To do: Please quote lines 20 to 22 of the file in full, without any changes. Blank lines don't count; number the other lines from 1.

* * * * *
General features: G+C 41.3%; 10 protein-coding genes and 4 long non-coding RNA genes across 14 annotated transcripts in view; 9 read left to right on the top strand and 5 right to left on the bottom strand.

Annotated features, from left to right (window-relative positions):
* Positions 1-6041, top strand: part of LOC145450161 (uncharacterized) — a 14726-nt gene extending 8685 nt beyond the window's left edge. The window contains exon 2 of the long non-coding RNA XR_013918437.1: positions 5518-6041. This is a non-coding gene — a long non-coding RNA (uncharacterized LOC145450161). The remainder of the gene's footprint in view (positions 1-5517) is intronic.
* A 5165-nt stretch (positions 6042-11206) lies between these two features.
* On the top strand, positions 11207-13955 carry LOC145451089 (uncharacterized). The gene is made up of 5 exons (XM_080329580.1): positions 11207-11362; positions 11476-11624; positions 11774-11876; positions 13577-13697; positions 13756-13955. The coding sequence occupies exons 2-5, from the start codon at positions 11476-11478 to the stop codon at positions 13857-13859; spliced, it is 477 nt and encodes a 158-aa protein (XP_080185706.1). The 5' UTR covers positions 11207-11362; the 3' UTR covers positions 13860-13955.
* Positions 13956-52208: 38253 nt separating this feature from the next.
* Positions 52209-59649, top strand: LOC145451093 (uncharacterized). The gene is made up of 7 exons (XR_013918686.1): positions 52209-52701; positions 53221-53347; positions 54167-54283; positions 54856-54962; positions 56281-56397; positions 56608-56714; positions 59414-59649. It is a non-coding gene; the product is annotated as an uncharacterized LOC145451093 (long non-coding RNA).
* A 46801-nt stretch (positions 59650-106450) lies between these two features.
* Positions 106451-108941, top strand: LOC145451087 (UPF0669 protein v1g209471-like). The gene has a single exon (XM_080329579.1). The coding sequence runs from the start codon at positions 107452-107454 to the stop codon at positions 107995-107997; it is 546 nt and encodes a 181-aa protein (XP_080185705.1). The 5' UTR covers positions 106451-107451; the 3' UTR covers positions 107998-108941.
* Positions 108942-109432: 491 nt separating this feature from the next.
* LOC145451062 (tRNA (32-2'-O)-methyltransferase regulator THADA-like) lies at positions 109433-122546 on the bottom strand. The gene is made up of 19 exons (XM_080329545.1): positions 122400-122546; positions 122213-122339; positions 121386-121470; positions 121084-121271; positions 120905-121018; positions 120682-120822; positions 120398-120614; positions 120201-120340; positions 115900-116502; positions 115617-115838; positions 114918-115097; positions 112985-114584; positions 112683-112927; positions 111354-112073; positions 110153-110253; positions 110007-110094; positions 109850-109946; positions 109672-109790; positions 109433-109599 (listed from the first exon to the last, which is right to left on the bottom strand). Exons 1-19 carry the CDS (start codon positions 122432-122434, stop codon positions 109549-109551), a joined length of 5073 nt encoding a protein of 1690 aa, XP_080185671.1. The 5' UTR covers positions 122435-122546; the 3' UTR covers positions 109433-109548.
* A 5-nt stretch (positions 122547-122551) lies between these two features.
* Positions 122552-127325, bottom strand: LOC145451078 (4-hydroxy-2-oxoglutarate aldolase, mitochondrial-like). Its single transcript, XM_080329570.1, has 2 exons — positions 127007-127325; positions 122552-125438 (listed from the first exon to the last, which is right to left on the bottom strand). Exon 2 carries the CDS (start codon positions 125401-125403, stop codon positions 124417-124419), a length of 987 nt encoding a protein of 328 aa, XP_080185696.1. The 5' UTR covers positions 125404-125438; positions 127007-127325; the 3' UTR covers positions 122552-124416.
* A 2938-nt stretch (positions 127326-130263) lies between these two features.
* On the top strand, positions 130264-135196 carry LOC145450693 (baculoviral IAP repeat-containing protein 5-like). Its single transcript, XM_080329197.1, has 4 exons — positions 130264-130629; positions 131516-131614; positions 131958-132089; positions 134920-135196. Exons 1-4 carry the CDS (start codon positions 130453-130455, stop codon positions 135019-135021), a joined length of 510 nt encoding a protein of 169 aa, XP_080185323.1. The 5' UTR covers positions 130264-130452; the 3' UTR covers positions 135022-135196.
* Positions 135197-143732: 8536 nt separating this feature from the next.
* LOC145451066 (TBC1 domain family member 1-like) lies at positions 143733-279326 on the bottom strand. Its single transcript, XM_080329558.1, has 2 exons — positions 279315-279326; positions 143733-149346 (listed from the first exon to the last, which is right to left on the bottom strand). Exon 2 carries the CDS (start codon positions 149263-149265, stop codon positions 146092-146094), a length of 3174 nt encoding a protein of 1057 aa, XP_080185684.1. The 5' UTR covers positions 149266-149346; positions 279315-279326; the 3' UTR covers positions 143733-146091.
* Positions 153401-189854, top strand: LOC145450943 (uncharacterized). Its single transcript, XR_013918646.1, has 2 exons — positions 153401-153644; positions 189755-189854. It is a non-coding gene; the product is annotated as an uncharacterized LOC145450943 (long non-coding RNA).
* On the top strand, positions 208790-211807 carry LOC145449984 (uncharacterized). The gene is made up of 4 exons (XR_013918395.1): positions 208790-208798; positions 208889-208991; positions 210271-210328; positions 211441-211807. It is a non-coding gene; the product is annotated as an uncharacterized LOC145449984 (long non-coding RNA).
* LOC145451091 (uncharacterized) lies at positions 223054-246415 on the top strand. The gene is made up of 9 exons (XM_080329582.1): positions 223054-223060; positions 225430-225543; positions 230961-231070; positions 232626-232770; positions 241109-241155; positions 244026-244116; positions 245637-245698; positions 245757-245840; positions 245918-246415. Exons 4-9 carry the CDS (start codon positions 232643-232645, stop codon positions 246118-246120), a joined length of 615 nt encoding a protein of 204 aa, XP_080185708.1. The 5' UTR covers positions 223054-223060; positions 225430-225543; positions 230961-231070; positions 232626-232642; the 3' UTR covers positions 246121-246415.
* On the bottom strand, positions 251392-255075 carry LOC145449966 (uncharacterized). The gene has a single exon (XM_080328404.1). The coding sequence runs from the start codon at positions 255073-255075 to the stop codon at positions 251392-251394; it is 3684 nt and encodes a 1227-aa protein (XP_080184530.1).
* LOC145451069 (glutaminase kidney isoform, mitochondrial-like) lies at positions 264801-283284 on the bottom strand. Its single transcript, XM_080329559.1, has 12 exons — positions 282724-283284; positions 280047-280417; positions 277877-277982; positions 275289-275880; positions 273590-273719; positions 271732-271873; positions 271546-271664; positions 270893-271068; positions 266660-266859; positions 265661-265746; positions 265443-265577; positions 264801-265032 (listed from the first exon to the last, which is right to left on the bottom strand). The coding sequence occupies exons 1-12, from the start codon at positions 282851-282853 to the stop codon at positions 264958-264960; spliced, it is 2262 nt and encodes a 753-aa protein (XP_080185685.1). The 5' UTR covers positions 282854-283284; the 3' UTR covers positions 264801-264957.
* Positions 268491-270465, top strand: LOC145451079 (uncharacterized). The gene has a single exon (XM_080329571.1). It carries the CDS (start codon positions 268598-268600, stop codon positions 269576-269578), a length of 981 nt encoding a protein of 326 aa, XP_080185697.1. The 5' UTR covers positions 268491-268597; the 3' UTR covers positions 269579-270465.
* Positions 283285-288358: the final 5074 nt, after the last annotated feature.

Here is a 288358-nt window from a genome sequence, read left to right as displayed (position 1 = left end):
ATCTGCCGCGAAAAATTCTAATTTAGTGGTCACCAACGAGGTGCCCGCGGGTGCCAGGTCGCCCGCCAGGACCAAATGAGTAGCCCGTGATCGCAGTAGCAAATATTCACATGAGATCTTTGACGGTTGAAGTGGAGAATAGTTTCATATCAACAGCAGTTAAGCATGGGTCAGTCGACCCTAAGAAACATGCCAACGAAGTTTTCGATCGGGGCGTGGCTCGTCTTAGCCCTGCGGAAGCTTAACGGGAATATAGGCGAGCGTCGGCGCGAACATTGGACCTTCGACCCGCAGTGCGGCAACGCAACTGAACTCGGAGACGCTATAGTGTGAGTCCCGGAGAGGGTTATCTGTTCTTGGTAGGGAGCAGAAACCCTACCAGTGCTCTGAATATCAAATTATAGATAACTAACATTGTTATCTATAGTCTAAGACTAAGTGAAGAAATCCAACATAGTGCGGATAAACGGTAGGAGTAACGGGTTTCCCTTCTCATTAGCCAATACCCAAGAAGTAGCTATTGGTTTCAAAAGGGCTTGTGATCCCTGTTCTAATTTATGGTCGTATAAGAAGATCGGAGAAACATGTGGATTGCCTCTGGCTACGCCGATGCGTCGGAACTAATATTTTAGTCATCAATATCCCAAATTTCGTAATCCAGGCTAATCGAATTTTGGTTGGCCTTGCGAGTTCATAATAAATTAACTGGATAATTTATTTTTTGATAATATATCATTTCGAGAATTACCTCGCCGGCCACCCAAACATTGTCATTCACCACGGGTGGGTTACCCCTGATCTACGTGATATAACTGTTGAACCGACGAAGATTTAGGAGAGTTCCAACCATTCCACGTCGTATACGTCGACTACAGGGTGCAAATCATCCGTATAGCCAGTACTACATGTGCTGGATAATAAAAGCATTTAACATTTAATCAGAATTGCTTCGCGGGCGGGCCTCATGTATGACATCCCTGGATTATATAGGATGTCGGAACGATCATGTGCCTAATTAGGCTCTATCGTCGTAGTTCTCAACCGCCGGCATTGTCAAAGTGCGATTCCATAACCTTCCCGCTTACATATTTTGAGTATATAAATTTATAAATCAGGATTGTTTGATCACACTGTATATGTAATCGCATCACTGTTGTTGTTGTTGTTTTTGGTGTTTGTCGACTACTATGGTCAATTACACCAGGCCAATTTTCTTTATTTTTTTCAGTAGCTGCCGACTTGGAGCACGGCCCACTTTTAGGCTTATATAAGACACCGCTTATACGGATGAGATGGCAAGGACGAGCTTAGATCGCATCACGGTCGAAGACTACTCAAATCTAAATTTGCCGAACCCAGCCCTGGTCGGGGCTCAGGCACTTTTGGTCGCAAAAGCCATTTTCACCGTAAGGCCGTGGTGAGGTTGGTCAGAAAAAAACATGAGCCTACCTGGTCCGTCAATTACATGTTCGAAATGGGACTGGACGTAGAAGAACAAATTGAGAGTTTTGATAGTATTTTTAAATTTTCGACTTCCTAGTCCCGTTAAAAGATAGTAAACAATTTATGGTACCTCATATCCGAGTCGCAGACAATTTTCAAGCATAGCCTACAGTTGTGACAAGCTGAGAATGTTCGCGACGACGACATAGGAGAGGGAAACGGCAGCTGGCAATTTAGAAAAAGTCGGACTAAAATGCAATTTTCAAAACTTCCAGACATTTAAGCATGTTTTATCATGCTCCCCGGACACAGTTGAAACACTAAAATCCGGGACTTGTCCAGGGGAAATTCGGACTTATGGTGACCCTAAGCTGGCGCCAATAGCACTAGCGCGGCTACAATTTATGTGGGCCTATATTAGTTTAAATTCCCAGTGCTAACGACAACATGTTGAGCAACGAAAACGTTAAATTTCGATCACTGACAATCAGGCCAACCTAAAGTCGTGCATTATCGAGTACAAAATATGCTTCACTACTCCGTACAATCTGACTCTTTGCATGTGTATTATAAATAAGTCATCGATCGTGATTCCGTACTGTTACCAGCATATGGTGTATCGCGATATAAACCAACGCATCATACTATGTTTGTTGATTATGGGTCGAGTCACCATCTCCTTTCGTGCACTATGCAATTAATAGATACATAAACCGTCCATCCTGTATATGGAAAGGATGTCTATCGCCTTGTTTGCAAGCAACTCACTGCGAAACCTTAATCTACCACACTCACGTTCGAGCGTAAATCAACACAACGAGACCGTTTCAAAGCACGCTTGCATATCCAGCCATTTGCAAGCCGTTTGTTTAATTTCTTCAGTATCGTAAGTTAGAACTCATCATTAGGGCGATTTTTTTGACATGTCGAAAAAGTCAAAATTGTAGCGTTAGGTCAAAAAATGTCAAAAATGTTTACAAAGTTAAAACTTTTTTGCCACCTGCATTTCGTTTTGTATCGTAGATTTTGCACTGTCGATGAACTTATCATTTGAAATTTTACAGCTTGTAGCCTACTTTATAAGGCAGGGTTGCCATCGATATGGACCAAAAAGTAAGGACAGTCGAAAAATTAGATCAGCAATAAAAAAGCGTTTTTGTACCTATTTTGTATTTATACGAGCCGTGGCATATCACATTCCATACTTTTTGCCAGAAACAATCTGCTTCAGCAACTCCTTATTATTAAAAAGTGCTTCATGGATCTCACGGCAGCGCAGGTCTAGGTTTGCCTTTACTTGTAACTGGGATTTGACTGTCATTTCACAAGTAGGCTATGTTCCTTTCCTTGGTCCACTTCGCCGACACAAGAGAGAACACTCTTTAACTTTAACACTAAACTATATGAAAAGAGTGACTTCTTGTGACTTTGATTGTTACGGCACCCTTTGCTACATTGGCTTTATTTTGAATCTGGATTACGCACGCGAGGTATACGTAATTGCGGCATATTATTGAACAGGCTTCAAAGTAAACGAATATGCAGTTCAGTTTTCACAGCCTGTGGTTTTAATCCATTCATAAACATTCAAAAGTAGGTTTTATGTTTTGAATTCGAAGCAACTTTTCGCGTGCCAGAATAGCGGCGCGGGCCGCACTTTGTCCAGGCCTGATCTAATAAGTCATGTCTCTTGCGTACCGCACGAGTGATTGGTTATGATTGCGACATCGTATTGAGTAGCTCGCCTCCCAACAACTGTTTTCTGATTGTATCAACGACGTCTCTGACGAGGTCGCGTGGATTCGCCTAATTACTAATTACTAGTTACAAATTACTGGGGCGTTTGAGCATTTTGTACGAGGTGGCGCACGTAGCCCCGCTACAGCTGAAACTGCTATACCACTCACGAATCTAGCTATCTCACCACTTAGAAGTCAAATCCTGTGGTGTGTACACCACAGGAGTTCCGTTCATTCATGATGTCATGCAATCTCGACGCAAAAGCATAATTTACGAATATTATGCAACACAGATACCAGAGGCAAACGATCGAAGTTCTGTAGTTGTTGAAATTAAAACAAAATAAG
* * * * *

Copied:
* LOC145451091 (uncharacterized) lies at positions 223054-246415 on the top strand. The gene is made up of 9 exons (XM_080329582.1): positions 223054-223060; positions 225430-225543; positions 230961-231070; positions 232626-232770; positions 241109-241155; positions 244026-244116; positions 245637-245698; positions 245757-245840; positions 245918-246415. Exons 4-9 carry the CDS (start codon positions 232643-232645, stop codon positions 246118-246120), a joined length of 615 nt encoding a protein of 204 aa, XP_080185708.1. The 5' UTR covers positions 223054-223060; positions 225430-225543; positions 230961-231070; positions 232626-232642; the 3' UTR covers positions 246121-246415.
* On the bottom strand, positions 251392-255075 carry LOC145449966 (uncharacterized). The gene has a single exon (XM_080328404.1). The coding sequence runs from the start codon at positions 255073-255075 to the stop codon at positions 251392-251394; it is 3684 nt and encodes a 1227-aa protein (XP_080184530.1).
* LOC145451069 (glutaminase kidney isoform, mitochondrial-like) lies at positions 264801-283284 on the bottom strand. Its single transcript, XM_080329559.1, has 12 exons — positions 282724-283284; positions 280047-280417; positions 277877-277982; positions 275289-275880; positions 273590-273719; positions 271732-271873; positions 271546-271664; positions 270893-271068; positions 266660-266859; positions 265661-265746; positions 265443-265577; positions 264801-265032 (listed from the first exon to the last, which is right to left on the bottom strand). The coding sequence occupies exons 1-12, from the start codon at positions 282851-282853 to the stop codon at positions 264958-264960; spliced, it is 2262 nt and encodes a 753-aa protein (XP_080185685.1). The 5' UTR covers positions 282854-283284; the 3' UTR covers positions 264801-264957.